A version of this article appeared in "Community Care" magazine 6-12 July 2000 under the title "Partners in prevention". It is reproduced here with the agreement of the editor.
About two years ago I participated in a seminar on social services and social inclusion. The majority view then seemed to favour a survival agenda: simply bringing up the quality of directly provided and commissioned services to an acceptable standard, was as much as the service could cope with. The task of social services was to cope with the social chaos and disadvantage created by society. Responsibility for reducing the social chaos lay elsewhere.
At the time it was a difficult position to challenge. The seminar took place in Wales, where the impact of local government reorganisation though two years old, was still significant. The North Wales Inquiry was in full swing; morale was low and every day seemed to bring some new crisis of service or funding, or both.
These problems have not disappeared in the past two years of course but the climate of governance has changed radically. Then it would have been very difficult to argue the case for priority to be given to anything other than raising the standard of service output. Now the Best Value agenda gives greatest value to how people feel about the results. The Partnership agenda makes it clear that those results are to be judged increasingly on how the public services perform as a whole. And after a rather shaky "bits and pieces" start the Government's Social Exclusion Unit is strongly promoting a strategic, corporate approach to social exclusion/inclusion. Social services are now firmly included in the business of draining the swamp in addition to their statutory responsibilities for pulling people out.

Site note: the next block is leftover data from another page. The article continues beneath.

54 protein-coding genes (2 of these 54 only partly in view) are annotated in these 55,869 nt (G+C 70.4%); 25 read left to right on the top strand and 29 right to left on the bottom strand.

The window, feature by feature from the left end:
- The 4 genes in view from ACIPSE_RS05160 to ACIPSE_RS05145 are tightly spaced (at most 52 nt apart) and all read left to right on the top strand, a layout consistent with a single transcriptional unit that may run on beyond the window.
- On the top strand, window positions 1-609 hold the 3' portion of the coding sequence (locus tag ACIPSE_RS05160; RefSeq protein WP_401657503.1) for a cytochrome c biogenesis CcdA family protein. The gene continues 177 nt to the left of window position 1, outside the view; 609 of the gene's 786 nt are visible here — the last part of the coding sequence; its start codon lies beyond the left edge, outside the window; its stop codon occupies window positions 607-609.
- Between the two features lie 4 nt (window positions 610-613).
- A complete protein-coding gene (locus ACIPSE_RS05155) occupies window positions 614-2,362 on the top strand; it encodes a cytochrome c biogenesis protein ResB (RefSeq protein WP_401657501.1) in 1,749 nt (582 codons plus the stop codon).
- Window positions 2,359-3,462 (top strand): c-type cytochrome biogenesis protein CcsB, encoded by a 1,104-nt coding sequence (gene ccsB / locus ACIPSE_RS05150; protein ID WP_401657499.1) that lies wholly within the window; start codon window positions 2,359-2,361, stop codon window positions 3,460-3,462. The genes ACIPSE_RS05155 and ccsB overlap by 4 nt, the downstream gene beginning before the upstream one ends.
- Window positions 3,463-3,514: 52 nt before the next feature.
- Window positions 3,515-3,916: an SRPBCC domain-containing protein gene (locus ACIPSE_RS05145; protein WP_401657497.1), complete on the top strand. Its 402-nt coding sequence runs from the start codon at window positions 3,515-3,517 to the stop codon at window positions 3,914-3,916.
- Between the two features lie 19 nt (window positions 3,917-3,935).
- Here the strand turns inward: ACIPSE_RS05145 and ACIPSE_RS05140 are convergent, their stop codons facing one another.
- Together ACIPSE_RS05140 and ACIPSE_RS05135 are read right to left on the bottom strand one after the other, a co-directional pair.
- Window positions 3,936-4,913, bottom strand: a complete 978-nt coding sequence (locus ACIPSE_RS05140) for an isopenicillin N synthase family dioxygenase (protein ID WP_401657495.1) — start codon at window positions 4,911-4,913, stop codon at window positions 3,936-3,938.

An effective social inclusion strategy would make life better for the clients and potential clients of social services many of whom are among the most excluded and disadvantaged in society. But what can the service itself contribute?
Keith Fletcher is a social services consultant specialising in Best Value, Partnership and Social Inclusion.
© SSSP Ltd., September 2003